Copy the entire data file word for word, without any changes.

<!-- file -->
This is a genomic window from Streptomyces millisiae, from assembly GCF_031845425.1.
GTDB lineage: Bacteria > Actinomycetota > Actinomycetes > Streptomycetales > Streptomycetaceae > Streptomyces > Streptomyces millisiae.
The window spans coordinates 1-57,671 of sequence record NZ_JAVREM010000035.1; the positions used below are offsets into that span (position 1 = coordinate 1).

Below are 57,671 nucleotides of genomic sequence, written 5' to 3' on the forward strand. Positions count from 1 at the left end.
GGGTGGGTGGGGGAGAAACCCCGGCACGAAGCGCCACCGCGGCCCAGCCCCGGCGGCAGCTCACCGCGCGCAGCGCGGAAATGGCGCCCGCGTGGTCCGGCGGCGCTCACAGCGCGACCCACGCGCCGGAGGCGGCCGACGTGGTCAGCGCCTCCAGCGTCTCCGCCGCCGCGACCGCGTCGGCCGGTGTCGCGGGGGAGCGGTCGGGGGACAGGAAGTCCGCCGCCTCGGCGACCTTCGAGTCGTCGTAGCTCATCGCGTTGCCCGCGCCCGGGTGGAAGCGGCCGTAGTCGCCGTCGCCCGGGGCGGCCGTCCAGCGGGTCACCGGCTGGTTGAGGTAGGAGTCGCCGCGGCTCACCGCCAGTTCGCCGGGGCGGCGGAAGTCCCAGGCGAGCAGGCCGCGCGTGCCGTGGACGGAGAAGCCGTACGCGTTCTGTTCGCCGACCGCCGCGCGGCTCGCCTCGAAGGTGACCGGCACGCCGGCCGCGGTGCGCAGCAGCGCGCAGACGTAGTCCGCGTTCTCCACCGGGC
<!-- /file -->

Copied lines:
This is a genomic window from Streptomyces millisiae, from assembly GCF_031845425.1.
GTDB lineage: Bacteria > Actinomycetota > Actinomycetes > Streptomycetales > Streptomycetaceae > Streptomyces > Streptomyces millisiae.
The window spans coordinates 1-57,671 of sequence record NZ_JAVREM010000035.1; the positions used below are offsets into that span (position 1 = coordinate 1).

Below are 57,671 nucleotides of genomic sequence, written 5' to 3' on the forward strand. Positions count from 1 at the left end.
GGGTGGGTGGGGGAGAAACCCCGGCACGAAGCGCCACCGCGGCCCAGCCCCGGCGGCAGCTCACCGCGCGCAGCGCGGAAATGGCGCCCGCGTGGTCCGGCGGCGCTCACAGCGCGACCCACGCGCCGGAGGCGGCCGACGTGGTCAGCGCCTCCAGCGTCTCCGCCGCCGCGACCGCGTCGGCCGGTGTCGCGGGGGAGCGGTCGGGGGACAGGAAGTCCGCCGCCTCGGCGACCTTCGAGTCGTCGTAGCTCATCGCGTTGCCCGCGCCCGGGTGGAAGCGGCCGTAGTCGCCGTCGCCCGGGGCGGCCGTCCAGCGGGTCACCGGCTGGTTGAGGTAGGAGTCGCCGCGGCTCACCGCCAGTTCGCCGGGGCGGCGGAAGTCCCAGGCGAGCAGGCCGCGCGTGCCGTGGACGGAGAAGCCGTACGCGTTCTGTTCGCCGACCGCCGCGCGGCTCGCCTCGAAGGTGACCGGCACGCCGGCCGCGGTGCGCAGCAGCGCGCAGACGTAGTCCGCGTTCTCCACCGGGC